Stress affects the hormonal function through hypothalamic- pituitary axis that has as result the stimulation of anterior pituitary (adenohypophysis), which causes secretion of corticosteroid from adrenal cortex. If the causative agent doesn’t dissociate the fatigue will continue and that will cause tissues damage. One of the most important consequences of corticosteroid secretion (especially of cortisol) is the modification of immune system’s action · cortisol suppress important processes of leucocytes , such as the presentation of antigens, differentiation of B-leucocytes to plasmocytes, chemo-taxis, the phagocytic ability of polymorph-nuclear leucocyte and the production of slgA and IgG.

Additionally stress stimulates the autonomic nervous system through hypothalamic- pituitary axis, that has as result the secretion of catecholamines (epinephrine, norepinephrine) from the adrenal medulla. Catecholamines participate in pathogenicity of periodontal diseases, influencing the production of prostaglandin and other inflammation moderators.

6) The gingiva and the periodontium are protected against inflammation in several ways. The secretory immunoglobulin A (SIgA) antibody is the most important in saliva as well as it may be the dominant antimicrobial factor in a healthy oral cavity. Studies have showed that the emotional stress may affect the secretion ability of immune system and the production of (SIgA), so the stress can affect the host defense of bacteria.

The immunological response maybe causes local destruction on the gum tissues, through cytokines. The cytokines stimulate mast cells and the fibroblast and those they can produce matrix metalloproteinases (MMPs). In addition (MMPs) can decompose extracellular matrix of connective tissue. The immune response does not operate autonomously, but in close cooperation with the nervous and neuroendocrine systems. When the body is in an acute stress or alarm state, there is a marked increase of immune cells in the plasma, the circulating concentration of T-helper leucocytes, cytotoxic T – leucocytes, NK and the levels of IgM , IgG also increase.

Psycho-immunological studies show that after stress presence there is repression in production of interleukin 2 and on T – leucocytes that mediate at immune and NK cells processes.

7) Stress is the most important predisposing factor at acute necrotizing ulcerative gingivitis. On the other hand, there are few studies that show us positive correlation between periodontal diseases and negative life events. Also, epidemiologic research on teams such as students or soldiers show that the appearance of this periodontal disease form is favored by situations like exams or great psychological and physical swallowing. This inflammation of gums is characterized by the necrosis of interdental papillae, bleeding, gum pain, the creation of false membrane and oral malodor. So psychophysical factors take an excellent place in pathophysiology of Acute necrotizing ulcerative gingivitis (ANUG). These factors leading in the decrease of oral hygiene, poor nutrition , increase smoking, and decline of immune system defense.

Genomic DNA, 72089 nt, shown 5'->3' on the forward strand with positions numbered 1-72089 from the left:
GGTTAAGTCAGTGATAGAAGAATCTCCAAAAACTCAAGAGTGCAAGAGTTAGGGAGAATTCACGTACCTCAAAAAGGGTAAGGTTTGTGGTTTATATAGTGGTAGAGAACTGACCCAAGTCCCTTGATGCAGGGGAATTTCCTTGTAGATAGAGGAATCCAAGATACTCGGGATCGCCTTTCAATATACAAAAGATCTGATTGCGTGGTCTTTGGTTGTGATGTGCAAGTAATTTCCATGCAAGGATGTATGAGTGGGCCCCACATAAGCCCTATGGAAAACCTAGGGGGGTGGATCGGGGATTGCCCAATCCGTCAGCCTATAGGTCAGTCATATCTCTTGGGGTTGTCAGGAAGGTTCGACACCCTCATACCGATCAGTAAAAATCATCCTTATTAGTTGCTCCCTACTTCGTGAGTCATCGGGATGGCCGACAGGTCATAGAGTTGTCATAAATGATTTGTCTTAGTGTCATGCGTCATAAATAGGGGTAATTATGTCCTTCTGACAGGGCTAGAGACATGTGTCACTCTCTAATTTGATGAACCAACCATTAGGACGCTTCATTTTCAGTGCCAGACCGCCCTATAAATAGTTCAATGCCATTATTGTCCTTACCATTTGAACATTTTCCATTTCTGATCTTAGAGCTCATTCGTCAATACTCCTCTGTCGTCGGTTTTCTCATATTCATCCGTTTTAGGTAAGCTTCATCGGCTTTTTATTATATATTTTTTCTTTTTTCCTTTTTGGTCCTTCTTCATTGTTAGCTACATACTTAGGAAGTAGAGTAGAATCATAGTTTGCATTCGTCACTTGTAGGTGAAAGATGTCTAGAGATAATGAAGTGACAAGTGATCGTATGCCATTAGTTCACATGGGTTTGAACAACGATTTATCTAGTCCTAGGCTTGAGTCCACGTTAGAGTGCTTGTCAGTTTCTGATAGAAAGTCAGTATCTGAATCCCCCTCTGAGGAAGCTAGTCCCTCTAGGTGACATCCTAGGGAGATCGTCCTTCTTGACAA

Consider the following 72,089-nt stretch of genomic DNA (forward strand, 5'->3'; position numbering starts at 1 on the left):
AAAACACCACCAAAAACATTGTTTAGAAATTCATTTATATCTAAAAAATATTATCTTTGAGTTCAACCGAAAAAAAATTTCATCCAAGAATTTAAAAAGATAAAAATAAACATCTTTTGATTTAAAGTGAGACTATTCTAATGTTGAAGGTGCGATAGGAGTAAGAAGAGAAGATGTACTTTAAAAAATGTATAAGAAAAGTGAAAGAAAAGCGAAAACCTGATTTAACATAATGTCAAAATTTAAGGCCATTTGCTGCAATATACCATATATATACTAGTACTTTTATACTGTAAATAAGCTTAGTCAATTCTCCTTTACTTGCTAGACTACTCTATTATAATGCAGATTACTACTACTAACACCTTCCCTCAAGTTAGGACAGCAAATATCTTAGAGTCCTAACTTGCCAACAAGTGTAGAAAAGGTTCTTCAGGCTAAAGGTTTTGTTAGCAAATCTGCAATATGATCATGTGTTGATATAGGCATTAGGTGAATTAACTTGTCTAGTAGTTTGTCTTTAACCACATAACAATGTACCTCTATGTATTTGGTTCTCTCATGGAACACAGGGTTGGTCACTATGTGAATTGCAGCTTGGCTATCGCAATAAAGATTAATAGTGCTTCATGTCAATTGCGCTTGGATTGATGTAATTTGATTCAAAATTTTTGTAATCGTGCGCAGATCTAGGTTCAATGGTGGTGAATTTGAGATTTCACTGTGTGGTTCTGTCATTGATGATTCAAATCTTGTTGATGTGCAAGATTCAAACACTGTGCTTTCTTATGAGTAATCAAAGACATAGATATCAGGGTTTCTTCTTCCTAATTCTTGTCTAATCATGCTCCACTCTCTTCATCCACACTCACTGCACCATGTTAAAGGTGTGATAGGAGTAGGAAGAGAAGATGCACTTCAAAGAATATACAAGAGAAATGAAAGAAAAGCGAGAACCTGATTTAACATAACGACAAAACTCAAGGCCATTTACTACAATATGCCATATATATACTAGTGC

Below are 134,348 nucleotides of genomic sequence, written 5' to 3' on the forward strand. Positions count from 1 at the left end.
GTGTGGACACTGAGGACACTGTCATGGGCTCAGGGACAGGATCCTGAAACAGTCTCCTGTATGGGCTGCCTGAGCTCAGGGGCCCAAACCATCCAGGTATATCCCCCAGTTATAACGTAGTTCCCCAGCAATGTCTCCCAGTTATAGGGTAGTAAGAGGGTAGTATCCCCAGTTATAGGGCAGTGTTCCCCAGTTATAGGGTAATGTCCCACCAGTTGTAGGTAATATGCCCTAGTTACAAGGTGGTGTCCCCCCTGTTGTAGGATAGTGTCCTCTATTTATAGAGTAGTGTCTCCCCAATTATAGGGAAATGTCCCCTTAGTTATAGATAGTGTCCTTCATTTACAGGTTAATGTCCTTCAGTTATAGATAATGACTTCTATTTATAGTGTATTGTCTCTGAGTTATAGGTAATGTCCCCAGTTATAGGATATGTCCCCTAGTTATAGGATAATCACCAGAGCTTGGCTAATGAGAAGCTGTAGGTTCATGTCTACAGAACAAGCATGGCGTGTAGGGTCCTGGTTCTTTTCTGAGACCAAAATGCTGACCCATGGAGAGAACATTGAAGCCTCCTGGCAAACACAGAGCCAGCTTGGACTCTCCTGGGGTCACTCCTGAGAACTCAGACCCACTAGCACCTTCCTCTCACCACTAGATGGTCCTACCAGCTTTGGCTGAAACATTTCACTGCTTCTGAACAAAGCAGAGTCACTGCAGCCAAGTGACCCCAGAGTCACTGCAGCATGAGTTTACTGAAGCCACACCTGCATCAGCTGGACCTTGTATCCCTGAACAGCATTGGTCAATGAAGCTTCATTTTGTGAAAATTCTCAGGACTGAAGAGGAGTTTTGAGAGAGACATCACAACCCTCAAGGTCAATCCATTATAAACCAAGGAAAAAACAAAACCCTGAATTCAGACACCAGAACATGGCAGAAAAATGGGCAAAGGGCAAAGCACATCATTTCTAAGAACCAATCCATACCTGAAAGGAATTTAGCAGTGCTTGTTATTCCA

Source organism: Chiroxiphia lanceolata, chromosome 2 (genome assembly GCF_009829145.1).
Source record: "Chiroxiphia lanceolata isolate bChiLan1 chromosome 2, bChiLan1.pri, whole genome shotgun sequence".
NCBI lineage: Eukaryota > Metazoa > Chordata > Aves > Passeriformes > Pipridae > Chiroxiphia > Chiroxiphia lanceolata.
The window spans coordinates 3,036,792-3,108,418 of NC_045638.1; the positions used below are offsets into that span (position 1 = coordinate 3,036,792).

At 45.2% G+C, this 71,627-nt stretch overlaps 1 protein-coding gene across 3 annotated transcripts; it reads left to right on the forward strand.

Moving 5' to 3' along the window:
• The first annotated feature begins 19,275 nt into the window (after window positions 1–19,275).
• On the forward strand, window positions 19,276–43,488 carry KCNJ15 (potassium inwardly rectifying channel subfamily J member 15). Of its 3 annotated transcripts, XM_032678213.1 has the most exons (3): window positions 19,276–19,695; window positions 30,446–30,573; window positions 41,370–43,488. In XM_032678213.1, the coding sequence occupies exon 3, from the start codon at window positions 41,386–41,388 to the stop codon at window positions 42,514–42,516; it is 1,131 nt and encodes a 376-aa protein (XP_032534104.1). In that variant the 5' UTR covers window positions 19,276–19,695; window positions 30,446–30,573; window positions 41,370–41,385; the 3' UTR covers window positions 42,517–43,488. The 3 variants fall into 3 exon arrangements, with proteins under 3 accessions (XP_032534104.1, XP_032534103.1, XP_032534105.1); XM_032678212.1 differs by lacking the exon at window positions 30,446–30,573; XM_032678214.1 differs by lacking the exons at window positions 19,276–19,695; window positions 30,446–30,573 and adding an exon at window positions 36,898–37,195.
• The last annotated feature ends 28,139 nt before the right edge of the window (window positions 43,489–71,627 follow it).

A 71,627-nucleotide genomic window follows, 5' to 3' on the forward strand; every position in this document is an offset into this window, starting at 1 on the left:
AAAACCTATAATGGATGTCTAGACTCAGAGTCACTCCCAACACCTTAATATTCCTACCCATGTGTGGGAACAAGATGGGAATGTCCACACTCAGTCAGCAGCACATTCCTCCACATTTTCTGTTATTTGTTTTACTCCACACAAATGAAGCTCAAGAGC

Although one important correlation pathogenetic mechanism between stress and (ANUG) is the activation of mechanisms that the act through autonomic nervous system and the neuroendocrine glands. Previous mechanisms leading in more secretion of corticosteroid and catecholamine. These have as result the decreasing of vascular microcirculation gum, saliva secretion, activity of polymorph nuclear neutrophil leucocytes and in the creation of the appropriate substrate nutrition for Prevotella Intemedia. All of them make easier the bacteria colonization of gum΄s tissues, that leads at destruction and necrosis of them.

Conclusively not only bacteria antigens, but also exterior stimulations can produce emotional and stressful reactions that they influence and modulate the immune system through nervous and neuroendocrine systems. The important issue is no longer whether the psyche influences immune cell activities, but rather how the interaction between nerve and hormonal stimulations regulates the immune cells within the tissue at cellular and molecular levels, and how this may influence the development and progression of chronic infections such as gingivitis and periodontitis. In humans, periodontal infections may act as models to study these psychosomatic interactions and the effects upon chronic inflammations in general.


1)MURAYAMA Y, KURIHARA H, NAGAI A, DOMPKOWSKI D, VANDYKE TE. Acute necrotizing ulcerative gingivitis: risk factors involving host defense mechanisms. Periodontology 2000 1994; 6: 116-124.

2)BRANDTZAEG P. Role of the immune system – Dangers of a nonholistic approach in explaining health and disease. Periodontology Today hit CongrZiirich 1988; 196-208

3)DUNN AJ, Psychoneuroimmunology for the psychoneuroimmunologist: A review of animal studies of nervous system – immune system interactions, Psvchoneuroendocrinology 1989; 14: 251 -274

4)CLARKE NG. HIRSCH RS. Personal risk factors for generalized periodontitis. J Clin Periodontol 1995; 22: 136-145

5)HUGOSON A, LALIRELL L, LUNDGREN D. Frequency distribution of individuals aged 20-70 years according to severity of periodontal disease experience in 1973 and 1983. J Clin Periodontol 1992; 19: 227-232.

6)KIECOLT-GLASER JK. GLASER R. Psychosocial factors, stress, disease and immunity, Psxchoneuroimmunology. 2nd ed. Academic Press. 1991: 847-864

7) MCCLELLAND DC. FLOOR E. DAVIDSON RJ. SARON C, Stressed power motivation, sympathetic activation, immune function, and illness, J Human Stress 1980: 6: 11-19,

8)COHEN-COLE SA, COGEN RB, STEVENS AW. Psychiatric, psychosocial and endocrine correlates of acute necrotizing ulcerative gingivitis (Trench mouth): a preliminary report. Psychiatr. Med 1983: 1: 215-225.

9)FREEMAN R, GROSS S. Stress measures as predictors of periodontal disease – a preliminary communication. Commun Dent Oral Epidemiol 1993: 21: 176-17